Summer arrives at the summit

2006-06-22 07:23:00.000 – Jim Salge,  Observer

Solstace Sunset…

Summer has officially arrived in the Northern Hemisphere! For the solstice on the summit, we couldn’t have had a better day. After a cool start (34 degrees), temps quickly rebounded into the 50s, and winds dropped off to near calm.

For the summit crew, the first day of summer brings a point of amazement at sunset. On the day that the sun reaches its northern-most point on the horizon, it sets just south of Jay Peak in Vermont, near the Canadian boarder. Simple reflection reminds us that six months ago, the sun set behind Killington from our vantage, a full 66 degrees on the compass further south. The sun’s journey northward through the winter and spring was a constant reminder that warm, nice pleasant days like today were on the way. Conversely though, from this point on, the sun slipping southward will constantly remind us of the workload that must be completed before winter sets in!

While that remains in the back of our mind, we’re focusing on the great events that the observatory has planned for the summer season. Yesterday, the entire staff of the organization was on the summit for a meeting to help plan these events! Of course Seek the Peak stands out as the big, fun event of the summer, but many other programs are planned as well.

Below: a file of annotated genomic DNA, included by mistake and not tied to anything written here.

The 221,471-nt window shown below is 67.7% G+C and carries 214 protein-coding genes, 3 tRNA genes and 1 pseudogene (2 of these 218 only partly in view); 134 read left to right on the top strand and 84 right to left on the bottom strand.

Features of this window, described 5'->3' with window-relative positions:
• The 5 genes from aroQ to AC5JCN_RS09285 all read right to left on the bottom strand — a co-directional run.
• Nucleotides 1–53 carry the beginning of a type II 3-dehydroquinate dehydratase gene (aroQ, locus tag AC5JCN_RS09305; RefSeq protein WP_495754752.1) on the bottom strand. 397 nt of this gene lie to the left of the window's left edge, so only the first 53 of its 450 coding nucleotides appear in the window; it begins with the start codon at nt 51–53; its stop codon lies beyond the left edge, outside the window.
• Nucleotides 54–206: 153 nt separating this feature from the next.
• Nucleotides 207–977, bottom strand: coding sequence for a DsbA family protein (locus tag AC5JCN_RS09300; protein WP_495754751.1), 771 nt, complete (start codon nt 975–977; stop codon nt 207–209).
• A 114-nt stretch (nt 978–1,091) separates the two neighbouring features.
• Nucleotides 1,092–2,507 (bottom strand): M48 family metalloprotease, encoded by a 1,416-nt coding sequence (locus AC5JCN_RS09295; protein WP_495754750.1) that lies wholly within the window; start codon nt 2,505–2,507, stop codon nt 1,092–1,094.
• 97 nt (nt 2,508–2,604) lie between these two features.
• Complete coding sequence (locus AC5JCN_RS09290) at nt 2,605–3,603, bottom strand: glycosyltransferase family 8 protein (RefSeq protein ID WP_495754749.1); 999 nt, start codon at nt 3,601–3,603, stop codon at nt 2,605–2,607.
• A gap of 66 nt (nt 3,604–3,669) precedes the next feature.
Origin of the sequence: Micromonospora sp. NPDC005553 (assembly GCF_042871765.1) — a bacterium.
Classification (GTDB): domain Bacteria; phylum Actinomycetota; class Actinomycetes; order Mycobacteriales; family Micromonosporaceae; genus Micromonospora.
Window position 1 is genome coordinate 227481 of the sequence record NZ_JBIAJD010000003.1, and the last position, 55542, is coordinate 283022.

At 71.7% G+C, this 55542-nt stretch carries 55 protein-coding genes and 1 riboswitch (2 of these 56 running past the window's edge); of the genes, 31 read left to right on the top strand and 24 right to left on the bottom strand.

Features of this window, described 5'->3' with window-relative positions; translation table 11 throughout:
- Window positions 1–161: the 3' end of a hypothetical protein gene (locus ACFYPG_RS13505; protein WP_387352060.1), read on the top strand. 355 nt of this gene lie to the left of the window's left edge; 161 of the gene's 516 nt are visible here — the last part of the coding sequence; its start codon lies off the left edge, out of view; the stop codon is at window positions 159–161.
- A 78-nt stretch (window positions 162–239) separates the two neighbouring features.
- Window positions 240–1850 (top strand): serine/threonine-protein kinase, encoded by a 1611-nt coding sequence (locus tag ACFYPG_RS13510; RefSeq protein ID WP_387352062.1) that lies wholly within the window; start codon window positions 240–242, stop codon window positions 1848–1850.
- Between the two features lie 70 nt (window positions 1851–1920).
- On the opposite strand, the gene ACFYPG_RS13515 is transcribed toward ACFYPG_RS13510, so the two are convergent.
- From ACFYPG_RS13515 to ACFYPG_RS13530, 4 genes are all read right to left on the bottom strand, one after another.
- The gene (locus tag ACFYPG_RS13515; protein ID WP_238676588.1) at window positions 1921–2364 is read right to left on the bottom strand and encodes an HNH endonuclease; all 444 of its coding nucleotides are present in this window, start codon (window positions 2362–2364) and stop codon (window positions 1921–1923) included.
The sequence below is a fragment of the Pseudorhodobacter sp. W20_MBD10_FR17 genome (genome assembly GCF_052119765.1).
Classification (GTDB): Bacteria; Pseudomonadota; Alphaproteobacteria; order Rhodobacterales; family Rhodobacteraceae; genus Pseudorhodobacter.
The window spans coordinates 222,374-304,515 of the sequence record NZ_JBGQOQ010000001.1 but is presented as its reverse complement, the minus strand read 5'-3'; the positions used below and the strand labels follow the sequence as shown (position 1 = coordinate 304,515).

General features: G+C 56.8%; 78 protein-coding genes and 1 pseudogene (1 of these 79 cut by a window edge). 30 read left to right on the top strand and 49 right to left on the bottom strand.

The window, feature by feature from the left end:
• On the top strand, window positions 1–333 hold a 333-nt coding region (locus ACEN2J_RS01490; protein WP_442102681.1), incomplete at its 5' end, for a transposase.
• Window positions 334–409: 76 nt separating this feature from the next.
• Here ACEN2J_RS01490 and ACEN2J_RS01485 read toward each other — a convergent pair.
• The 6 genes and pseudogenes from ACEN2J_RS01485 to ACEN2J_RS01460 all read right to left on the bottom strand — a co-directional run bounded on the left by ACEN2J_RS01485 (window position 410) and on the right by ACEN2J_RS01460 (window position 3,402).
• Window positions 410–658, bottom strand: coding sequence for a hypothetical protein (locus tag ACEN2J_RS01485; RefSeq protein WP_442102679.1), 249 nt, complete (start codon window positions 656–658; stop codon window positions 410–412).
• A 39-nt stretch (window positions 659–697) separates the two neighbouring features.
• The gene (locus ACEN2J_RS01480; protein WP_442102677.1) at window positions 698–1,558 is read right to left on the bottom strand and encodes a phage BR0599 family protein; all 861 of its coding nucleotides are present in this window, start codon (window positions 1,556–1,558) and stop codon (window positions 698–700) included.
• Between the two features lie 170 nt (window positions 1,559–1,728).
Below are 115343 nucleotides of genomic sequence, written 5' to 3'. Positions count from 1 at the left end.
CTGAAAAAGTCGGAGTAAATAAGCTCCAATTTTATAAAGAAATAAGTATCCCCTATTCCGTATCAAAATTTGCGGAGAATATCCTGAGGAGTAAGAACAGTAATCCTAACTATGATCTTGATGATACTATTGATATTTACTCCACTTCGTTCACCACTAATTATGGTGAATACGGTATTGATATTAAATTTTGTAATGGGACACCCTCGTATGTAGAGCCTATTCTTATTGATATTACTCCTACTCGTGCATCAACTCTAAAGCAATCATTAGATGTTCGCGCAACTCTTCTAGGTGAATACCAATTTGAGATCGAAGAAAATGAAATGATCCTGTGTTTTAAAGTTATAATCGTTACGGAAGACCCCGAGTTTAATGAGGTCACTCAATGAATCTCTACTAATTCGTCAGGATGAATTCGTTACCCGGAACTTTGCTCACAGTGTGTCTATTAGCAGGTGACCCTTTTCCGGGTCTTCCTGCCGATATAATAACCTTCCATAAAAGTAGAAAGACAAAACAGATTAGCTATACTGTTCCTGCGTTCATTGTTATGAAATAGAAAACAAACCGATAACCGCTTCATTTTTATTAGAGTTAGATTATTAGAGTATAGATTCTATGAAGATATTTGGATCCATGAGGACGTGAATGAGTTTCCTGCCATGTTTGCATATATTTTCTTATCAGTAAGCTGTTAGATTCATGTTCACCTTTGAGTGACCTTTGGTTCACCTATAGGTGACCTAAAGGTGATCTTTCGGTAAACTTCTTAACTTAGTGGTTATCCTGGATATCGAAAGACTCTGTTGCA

Today for example, you can catch a free primer on lightning and lightning safety at the Weather Discovery Center at 4PM. And as a reminder, the summit crew hosts live, interactive talks from the summit twice daily at the WDC as well, which are free all summer long thanks to a sponsorship from the Auto Road. We hope you stop by and say hello!


Jim Salge,  Observer

Overview of Lapse Rate Research

May 20th, 2024|0 Comments

Overview of Lapse Rate Research By Karl Philippoff As a weather observer and research specialist on top of Mount Washington, in addition to my usual observer duties such as taking hourly observations, releasing forecasts,

Find Older Posts